Skilled and confident through a fantastic lifetime of Scouting!

Mr Andrew Tanner is well known in the Scouting movement for his dedication, skills and devotion to offering both young and old the best service we can provide.  He recently took on the role as Chief Commissioner of SCOUTS South Africa. This is Andrew’s Scouting story.

Andrew Tanner as a CubAndrew joined the World Scout Movement as a Cub in the UK. He was 8 years old when he joined the 1st Hove Cub Pack in March 1954 together with his neighbor. As a Cub Andrew had loads of fun! “I remember the Pack Camp where I ate a partly cooked sausage that I had cooked over a very smoky fire, it was horrible!!” he quips. “I also played for the 1st Hove Cub Pack soccer team. We won the local Cub soccer league without losing a match! In fact our goalkeeper went on to become a professional goalie, so this may have helped.” Cubbing didn’t only give Andrew fun in the great outdoors, it also opened his eyes to the global world of Scouting. “I remember visiting the World Scout Jamboree at Sutton Coalfields in 1957 for a day. We went by train and it was a very wet day. Seeing all the Scouts and the amazing pioneering in the gateways etc. are still memories I cherish today. It really made me realize that we are part of a big world of Scouting and it was great to see big boys doing fun things!”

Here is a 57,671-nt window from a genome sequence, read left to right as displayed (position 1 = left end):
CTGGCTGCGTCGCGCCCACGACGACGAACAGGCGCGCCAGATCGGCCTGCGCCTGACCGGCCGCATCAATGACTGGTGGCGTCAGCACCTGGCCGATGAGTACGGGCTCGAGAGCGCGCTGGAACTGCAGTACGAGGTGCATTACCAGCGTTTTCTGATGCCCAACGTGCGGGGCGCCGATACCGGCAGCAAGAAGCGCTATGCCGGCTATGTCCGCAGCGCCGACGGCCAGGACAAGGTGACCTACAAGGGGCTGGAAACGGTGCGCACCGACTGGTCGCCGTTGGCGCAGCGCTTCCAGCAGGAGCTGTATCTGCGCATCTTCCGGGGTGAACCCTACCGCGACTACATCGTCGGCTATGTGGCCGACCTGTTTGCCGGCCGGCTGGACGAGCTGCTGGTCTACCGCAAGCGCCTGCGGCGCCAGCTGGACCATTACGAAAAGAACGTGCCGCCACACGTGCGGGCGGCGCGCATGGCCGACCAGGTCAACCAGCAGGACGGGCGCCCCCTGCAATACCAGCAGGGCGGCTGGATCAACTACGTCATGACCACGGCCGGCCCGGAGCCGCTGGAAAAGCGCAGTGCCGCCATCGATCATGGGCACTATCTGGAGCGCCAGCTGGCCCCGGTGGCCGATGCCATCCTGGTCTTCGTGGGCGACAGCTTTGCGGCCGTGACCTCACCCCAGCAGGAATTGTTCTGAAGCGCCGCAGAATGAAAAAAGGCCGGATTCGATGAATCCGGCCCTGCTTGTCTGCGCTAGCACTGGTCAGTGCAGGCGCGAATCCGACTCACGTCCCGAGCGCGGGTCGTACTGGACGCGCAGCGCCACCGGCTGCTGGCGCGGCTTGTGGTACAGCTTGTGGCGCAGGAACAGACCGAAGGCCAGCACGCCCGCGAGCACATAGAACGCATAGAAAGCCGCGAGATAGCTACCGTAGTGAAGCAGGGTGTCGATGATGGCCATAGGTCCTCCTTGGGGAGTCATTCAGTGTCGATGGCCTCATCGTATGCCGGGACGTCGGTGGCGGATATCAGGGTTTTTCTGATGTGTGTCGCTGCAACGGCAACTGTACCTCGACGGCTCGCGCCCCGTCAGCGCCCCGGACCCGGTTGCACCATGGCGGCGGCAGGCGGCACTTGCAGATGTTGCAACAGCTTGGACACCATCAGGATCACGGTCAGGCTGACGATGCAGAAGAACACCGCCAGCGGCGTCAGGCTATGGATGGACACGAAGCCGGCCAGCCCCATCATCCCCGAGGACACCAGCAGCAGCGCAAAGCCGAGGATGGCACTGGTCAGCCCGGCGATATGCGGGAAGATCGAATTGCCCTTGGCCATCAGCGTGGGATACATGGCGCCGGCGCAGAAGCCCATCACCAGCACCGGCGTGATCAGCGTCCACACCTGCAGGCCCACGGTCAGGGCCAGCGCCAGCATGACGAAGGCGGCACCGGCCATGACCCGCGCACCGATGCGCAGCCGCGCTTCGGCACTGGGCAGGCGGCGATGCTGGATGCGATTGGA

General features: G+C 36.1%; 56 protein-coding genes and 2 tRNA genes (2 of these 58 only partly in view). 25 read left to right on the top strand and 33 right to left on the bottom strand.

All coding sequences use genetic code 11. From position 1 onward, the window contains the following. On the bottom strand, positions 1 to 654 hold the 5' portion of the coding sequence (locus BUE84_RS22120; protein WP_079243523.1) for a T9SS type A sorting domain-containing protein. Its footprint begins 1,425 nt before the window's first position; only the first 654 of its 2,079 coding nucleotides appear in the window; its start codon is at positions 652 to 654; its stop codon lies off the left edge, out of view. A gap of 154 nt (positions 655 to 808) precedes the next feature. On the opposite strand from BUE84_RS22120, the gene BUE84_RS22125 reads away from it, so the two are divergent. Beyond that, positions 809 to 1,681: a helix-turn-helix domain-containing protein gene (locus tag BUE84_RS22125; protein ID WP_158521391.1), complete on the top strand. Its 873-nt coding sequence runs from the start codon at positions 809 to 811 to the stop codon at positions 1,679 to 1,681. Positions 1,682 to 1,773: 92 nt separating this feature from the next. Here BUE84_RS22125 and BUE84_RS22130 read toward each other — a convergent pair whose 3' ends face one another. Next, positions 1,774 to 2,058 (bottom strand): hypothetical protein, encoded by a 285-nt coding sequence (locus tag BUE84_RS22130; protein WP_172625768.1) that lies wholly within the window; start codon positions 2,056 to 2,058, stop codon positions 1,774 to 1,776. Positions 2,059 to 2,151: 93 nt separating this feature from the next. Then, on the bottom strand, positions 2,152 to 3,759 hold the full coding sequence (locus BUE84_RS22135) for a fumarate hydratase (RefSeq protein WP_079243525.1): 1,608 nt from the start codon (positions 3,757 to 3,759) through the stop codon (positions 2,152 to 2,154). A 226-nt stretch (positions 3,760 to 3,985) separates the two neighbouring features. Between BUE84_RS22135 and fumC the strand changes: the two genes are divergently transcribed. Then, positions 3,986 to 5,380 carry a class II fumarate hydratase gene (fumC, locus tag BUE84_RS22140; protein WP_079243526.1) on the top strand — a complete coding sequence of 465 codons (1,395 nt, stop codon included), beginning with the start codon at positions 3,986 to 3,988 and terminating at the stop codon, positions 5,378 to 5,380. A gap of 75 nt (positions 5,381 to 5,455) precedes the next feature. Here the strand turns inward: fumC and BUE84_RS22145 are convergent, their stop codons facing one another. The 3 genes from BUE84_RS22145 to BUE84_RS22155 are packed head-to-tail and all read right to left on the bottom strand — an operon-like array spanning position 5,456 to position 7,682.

Andrew Tanner in the soccer league“Cubbing was fun!” says Andrew. “I still have my scarf, Leaping Wolf badge, advancement stars and interest badges on my camp fire blanket today.”